10 College Basketball Players Who've Raised Their Stock This Summer
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The summer months are a mostly quiet time for collegians. They don't have AAU tournaments with critical eyes watching their every moves like during their prep days.
We don't hear quite as much about college guys, but some were out improving their stock as counselors at the shoe camps or participants in international competition.
These are 10 players who stood out. Warning to the rest of the country: It has been a good summer for the champs.
Aaron Gordon, Arizona
We didn't exactly find out what Aaron Gordon will do in a structured system during the U-19 World Championship. Most of Gordon's production came from hanging around the rim and getting out in transition. But man did he produce, and my oh my is he athletic.
Gordon averaged team bests 12.6 points and 6.2 rebounds in only 18.8 minutes per game for the gold medalists. His highlights were unreal. It's obvious he has the athletic ability to make a major impact at Arizona this year, and his performance this summer suggests he'll be the star for Sean Miller's squad.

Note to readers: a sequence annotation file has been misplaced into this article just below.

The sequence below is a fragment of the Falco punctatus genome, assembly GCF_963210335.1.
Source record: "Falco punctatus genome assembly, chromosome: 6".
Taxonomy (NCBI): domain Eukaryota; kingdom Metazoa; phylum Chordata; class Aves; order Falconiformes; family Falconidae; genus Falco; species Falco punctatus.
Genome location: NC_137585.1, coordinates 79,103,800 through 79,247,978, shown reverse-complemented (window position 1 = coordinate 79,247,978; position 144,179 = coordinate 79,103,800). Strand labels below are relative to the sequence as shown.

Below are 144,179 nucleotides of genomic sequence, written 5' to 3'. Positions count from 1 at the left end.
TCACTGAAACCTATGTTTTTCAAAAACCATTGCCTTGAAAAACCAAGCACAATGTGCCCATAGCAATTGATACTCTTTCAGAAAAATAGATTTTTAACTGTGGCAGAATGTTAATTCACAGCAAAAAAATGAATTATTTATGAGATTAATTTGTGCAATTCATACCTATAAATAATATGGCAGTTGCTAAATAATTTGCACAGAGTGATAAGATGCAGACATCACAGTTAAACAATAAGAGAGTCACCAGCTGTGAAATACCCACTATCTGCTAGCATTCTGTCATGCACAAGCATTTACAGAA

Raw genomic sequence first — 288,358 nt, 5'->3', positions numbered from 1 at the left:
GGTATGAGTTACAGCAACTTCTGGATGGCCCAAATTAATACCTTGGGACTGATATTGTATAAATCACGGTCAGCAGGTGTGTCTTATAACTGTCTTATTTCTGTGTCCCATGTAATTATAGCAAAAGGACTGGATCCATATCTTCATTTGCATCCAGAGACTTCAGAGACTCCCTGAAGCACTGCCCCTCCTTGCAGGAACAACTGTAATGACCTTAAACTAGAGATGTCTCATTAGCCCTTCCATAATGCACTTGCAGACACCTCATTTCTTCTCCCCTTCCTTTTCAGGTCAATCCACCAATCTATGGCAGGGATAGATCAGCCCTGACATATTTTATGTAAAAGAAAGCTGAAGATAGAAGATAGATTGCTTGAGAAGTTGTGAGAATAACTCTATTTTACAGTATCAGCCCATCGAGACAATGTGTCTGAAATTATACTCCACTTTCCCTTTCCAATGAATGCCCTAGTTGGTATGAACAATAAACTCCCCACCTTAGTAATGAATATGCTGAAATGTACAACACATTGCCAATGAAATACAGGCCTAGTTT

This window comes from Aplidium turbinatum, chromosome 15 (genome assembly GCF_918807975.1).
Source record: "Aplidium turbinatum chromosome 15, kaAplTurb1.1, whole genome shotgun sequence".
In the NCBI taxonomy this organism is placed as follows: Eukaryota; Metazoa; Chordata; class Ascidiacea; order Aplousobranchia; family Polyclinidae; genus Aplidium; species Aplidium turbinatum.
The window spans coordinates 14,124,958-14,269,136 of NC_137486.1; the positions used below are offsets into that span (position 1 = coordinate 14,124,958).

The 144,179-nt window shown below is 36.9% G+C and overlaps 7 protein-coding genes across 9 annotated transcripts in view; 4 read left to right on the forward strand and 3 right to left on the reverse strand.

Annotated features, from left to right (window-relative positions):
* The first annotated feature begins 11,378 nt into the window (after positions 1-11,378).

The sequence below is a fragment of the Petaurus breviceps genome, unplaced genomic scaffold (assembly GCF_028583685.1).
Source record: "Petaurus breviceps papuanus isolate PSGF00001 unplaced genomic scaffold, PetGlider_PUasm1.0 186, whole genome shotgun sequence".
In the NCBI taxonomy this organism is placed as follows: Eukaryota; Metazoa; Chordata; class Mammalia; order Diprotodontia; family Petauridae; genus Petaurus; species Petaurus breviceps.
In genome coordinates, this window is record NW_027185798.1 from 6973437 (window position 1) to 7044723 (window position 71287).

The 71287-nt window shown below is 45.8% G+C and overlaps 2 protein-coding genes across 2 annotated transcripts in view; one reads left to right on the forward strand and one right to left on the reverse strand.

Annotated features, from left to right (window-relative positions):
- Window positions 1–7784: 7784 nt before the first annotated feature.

Doug McDermott, Creighton
Doug McDermott's decision to return to school is looking wise. McDermott spent the summer months proving that he can play at the next level.
First, he was solid in the World University Games, leading the U.S. team with 14 points and 5.6 rebounds per game. McDermott also shot 40 percent from three for the tournament. The Americans disappointed with a ninth-place finish, but McDermott was a bright spot.
McDermott played well enough in that tourney to get invited to the Team USA mini camp last month in Las Vegas. An NBA executive told Jeff Goodman of ESPN.com that McDermott "helped himself significantly," and another exec told Goodman that McDermott was arguably the best shooter in the gym the final two days of the mini camp.